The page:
4. This may not be a big issue but there are typos sometimes. Simple typos, Yes - where you will still know what the word is but even so, I like things neat and in order and I have OCD, so a typo tends to slightly throw me off and annoy me a bit.

5. This isn't a big issue as well but subtitles may not show up while a character is talking. A rare case I assume because I haven't seen it happen at all, but I witnessed it happen first hand, particularly in One Piece. I don't know the exact episode but it happened during the Dressrosa arc. Once that moment happened, I assume what the character was saying or what they were talking about given the dialogue beforehand. Even so that throws me off and it could very well throw other people off as well. Some more than others but nevertheless. Yes, I know and understand that mistakes happen, but still.

6. Translations can (sometimes) suck compared to the dub. There are many cases and examples, Specifically in Naruto part 1. I won't go into each and every example as I don't remember them but even Shikamaru's "what a drag" in the sub initially turns into "utterly bothersome" I remember seeing that the very first time Shikamaru says that. Shikamaru's "what a drag" is more iconic. The more he said "what a drag" in the sub, it eventually turned into what a drag, but that just shows how dull the translations are.

7. What's said in the dub can sometimes be clearer, funnier and overall just sounds better than in the sub. Prime example, on Attack on Titan season 3 episode 11, Sasha told a guy at the table about a girl liking him: "Because she is a thirsty girl and she thinks you're a tall glass of water. " in the dub, whereas in the sub she says "Why? 'Cuz you two are. . . You know?". Now which one is funnier? That's my point right there. That was dull and boring compared to what she said in the dub.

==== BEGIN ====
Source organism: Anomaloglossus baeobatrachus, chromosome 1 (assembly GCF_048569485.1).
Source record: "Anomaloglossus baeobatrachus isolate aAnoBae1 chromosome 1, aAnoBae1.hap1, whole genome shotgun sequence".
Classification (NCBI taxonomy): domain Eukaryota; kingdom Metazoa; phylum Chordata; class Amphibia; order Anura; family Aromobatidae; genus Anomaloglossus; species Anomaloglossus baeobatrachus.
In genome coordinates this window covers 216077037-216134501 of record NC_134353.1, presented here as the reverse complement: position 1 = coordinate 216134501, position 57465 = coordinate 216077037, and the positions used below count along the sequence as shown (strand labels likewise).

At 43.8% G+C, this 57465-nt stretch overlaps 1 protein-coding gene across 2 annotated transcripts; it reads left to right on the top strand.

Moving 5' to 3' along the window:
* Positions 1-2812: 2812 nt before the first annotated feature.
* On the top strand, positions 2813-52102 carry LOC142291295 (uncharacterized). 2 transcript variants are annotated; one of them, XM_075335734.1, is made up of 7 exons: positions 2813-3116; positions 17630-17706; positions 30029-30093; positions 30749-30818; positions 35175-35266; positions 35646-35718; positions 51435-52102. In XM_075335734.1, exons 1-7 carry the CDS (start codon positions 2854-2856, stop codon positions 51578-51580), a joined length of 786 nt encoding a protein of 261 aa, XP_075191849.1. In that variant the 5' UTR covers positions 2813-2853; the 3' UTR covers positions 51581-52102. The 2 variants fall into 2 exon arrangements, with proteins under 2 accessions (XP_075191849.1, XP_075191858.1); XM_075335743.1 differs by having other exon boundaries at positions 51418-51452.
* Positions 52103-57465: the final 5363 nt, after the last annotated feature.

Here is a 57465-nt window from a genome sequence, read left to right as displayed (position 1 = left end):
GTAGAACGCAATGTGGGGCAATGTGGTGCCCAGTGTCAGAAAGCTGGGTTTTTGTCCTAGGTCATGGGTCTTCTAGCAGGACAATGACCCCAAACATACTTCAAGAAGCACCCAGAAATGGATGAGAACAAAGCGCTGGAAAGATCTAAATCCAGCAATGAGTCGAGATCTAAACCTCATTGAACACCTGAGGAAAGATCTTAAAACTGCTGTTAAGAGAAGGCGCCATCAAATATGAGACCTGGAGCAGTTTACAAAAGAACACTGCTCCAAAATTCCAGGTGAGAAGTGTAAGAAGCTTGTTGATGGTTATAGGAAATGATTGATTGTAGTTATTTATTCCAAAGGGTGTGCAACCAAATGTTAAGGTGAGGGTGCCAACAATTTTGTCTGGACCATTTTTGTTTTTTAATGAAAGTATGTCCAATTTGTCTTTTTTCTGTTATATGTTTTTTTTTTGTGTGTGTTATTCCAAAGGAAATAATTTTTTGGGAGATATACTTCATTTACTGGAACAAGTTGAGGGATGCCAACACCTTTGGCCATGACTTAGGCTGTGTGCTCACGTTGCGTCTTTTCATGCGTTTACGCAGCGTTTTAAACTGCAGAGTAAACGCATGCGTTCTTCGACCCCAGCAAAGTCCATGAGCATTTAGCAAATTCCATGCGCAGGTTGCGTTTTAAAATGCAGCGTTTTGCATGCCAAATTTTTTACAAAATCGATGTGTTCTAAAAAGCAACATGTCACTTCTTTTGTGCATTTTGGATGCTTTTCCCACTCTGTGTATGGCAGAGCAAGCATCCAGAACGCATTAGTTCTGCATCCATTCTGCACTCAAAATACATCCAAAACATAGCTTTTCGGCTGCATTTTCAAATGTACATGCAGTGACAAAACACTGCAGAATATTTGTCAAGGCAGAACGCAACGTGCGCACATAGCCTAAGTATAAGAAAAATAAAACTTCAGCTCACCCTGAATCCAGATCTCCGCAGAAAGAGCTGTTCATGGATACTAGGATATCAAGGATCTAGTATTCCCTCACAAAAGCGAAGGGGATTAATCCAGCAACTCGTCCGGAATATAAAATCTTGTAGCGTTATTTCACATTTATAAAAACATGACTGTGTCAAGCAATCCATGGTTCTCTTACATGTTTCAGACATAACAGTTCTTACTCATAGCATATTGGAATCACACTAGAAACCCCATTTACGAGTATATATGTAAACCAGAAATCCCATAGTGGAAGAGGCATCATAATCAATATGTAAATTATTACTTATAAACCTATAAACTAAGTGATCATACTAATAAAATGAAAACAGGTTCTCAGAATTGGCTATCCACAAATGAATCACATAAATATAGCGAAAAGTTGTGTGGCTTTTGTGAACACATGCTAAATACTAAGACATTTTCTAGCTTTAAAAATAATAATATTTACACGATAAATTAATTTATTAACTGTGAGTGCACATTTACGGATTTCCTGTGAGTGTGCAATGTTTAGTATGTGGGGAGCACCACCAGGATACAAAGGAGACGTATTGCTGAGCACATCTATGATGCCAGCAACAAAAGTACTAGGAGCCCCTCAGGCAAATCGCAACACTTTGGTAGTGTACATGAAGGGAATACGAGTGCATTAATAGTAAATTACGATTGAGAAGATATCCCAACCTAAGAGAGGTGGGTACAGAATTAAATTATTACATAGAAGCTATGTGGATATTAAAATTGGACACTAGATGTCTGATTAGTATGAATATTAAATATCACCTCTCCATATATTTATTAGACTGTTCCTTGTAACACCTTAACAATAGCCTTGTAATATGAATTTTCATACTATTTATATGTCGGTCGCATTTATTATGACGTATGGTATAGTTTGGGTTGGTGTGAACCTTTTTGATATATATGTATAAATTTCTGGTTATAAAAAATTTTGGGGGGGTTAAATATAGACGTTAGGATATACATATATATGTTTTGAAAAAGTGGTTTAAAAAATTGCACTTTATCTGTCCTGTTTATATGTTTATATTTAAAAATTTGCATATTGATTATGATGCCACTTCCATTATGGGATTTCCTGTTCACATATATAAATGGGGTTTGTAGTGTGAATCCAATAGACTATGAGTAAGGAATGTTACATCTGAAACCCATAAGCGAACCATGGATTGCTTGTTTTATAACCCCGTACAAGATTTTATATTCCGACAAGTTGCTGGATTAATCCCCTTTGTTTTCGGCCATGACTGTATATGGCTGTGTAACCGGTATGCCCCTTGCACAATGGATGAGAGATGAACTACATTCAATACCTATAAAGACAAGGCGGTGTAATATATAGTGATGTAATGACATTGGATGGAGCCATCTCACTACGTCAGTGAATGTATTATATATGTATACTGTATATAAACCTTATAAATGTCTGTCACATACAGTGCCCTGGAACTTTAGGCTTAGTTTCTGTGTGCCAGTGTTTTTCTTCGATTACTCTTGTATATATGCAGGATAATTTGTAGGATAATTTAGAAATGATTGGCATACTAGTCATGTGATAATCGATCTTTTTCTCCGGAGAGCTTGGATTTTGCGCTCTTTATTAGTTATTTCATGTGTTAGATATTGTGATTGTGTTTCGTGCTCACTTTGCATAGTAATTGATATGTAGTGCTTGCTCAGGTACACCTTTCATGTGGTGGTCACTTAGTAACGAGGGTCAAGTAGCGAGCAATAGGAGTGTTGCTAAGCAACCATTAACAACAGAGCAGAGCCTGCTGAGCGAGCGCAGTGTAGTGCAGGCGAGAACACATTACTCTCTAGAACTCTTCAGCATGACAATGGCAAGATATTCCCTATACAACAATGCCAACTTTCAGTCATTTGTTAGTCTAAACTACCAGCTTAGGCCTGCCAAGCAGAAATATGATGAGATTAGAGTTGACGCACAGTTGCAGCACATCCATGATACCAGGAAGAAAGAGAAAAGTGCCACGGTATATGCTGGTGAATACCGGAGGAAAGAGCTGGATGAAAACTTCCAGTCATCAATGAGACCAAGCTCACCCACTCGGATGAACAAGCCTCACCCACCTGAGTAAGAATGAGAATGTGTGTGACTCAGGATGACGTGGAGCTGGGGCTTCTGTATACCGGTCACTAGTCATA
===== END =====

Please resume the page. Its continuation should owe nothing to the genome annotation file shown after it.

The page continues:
One could argue that you can get used to sub, by just watching and reading the subtitles will become second nature and you won't even realize you're reading, but even still. It can be too much of a hassle. Not everyone can multitask or do something like that so easily. I watch sub and I'm used to it since I have no other choice but to watch but I don't find it fun to watch. 

Those are the reasons why I never find the enjoyment or the appeal to sub. I'm in no way shape or form bashing sub or bashing people who watch sub at all. I'm just a dub person overall.

And can you answer my theory: "Please correct me if I'm wrong: There are people who grew up watching anime in dub (like myself) so they will be used to it and naturally watch other anime in dub. The same goes for people who may have grew up watching anime in sub so of course they are going to be used to it as well. If they watch an anime in dub they are going to feel weird watching it and it won't feel right or normal."

I really want to know what you think about that. I've always wondered about if that's true or not for a really long time. Maybe you could confirm if it is or not. If you are unsure, then let me know. 




Published:
I will rebut the points that I found compelling. 


1. Dub is simply easier to watch.
It's easier to watch for you.  I would even agree that it's easier for most people. But the fact that we're even geeky enough to have this debate means that we're on in the average category of anime watchers.  This wouldn't even be a debate for the casual watcher.   I would say that it's closer to 50/50.